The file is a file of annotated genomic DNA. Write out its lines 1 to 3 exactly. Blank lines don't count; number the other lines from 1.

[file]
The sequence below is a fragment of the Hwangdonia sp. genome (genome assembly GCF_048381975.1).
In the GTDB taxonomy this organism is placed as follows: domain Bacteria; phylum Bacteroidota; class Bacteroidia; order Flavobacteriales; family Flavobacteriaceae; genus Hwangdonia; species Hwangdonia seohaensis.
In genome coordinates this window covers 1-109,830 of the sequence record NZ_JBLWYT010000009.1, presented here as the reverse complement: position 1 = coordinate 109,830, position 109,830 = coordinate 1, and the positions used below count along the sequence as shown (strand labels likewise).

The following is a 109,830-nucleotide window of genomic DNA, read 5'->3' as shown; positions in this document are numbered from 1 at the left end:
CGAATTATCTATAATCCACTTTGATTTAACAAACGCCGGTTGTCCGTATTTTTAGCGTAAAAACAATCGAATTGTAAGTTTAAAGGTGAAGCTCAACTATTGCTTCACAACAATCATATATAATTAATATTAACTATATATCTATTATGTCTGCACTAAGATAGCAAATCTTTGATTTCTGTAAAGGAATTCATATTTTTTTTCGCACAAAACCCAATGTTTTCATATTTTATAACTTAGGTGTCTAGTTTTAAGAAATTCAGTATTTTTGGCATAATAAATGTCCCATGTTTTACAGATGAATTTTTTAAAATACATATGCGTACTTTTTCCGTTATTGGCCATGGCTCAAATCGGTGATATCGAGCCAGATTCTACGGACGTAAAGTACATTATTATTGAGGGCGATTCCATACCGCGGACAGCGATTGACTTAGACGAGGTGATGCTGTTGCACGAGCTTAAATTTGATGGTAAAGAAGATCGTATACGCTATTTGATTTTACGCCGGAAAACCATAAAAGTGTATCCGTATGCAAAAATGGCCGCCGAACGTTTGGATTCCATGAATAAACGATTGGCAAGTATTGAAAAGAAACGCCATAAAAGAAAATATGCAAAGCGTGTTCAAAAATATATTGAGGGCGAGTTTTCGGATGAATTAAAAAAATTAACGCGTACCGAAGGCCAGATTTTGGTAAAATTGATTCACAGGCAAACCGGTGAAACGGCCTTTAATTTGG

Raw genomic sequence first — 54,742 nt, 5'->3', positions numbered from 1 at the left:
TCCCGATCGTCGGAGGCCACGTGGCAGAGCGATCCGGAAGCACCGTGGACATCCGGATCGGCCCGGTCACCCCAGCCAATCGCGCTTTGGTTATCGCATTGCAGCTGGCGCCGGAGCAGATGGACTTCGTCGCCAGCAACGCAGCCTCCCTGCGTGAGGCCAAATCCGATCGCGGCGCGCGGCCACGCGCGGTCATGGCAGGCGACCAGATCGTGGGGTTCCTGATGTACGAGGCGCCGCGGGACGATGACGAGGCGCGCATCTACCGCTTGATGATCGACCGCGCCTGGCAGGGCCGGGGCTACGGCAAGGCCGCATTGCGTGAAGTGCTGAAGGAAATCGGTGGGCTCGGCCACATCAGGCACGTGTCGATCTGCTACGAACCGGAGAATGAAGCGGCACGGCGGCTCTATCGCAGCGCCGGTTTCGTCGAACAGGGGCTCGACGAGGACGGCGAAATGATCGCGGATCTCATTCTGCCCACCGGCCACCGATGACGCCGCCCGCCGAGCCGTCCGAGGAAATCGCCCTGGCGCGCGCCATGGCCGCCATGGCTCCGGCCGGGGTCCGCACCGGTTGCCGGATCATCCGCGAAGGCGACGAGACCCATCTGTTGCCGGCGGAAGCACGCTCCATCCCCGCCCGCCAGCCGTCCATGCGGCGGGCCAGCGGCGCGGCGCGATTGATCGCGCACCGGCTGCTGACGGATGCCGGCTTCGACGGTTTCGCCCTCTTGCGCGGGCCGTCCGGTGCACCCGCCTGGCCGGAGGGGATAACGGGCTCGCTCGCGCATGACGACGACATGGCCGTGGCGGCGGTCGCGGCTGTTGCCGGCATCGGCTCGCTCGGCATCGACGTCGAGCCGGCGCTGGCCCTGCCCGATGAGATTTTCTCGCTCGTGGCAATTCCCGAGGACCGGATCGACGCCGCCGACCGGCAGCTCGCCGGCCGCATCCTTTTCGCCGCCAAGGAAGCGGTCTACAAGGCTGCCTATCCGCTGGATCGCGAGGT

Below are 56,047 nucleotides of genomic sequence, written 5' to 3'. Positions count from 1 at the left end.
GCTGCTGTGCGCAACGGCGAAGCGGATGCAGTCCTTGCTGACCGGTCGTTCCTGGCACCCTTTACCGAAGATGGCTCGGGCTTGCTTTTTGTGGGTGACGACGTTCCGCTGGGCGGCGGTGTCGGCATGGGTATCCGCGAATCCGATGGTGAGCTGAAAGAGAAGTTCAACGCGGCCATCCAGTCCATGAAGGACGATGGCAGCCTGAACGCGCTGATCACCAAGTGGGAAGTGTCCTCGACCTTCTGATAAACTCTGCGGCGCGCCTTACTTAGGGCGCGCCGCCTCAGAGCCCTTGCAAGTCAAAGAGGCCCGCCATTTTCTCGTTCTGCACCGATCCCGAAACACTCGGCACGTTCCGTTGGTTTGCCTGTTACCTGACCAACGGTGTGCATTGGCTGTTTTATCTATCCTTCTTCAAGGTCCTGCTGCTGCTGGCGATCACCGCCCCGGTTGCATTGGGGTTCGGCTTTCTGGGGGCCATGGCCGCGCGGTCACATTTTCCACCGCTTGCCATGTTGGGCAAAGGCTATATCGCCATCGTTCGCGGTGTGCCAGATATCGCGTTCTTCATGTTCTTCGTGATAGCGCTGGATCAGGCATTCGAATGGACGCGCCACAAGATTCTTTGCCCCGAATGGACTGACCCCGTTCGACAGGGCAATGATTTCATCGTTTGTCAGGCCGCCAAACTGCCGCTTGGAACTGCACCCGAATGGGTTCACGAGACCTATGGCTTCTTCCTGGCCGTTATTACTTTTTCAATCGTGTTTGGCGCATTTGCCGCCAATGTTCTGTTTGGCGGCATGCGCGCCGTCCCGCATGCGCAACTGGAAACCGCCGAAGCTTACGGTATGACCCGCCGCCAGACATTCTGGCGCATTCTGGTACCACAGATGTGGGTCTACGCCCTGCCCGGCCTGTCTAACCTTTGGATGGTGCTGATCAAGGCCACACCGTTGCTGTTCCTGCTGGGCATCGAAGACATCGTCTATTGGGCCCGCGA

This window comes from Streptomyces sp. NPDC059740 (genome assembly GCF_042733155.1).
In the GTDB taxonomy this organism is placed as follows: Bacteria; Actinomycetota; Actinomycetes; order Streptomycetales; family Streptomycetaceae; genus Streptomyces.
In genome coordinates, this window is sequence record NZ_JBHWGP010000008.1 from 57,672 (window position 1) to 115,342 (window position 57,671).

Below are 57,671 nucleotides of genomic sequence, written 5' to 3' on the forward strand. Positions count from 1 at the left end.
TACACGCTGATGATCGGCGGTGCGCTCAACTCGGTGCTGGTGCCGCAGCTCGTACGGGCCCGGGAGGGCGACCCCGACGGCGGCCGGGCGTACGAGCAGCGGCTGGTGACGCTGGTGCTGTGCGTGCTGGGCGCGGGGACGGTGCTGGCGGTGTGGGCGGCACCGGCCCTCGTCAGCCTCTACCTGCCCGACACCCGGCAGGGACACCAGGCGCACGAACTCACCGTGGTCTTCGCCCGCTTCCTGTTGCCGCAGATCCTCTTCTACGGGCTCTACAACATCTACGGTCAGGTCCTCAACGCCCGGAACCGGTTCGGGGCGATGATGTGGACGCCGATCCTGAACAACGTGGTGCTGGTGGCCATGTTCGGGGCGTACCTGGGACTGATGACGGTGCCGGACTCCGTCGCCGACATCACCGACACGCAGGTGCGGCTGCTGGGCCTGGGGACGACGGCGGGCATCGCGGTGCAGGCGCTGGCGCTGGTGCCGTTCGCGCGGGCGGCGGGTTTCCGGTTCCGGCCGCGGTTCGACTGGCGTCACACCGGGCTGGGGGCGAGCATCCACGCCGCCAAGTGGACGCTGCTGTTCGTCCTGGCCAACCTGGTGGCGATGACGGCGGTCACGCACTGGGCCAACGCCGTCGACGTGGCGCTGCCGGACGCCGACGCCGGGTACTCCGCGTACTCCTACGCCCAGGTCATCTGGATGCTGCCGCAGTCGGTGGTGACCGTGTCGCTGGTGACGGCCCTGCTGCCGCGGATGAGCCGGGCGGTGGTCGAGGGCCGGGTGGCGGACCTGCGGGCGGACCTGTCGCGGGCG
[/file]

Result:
The sequence below is a fragment of the Hwangdonia sp. genome (genome assembly GCF_048381975.1).
In the GTDB taxonomy this organism is placed as follows: domain Bacteria; phylum Bacteroidota; class Bacteroidia; order Flavobacteriales; family Flavobacteriaceae; genus Hwangdonia; species Hwangdonia seohaensis.
In genome coordinates this window covers 1-109,830 of the sequence record NZ_JBLWYT010000009.1, presented here as the reverse complement: position 1 = coordinate 109,830, position 109,830 = coordinate 1, and the positions used below count along the sequence as shown (strand labels likewise).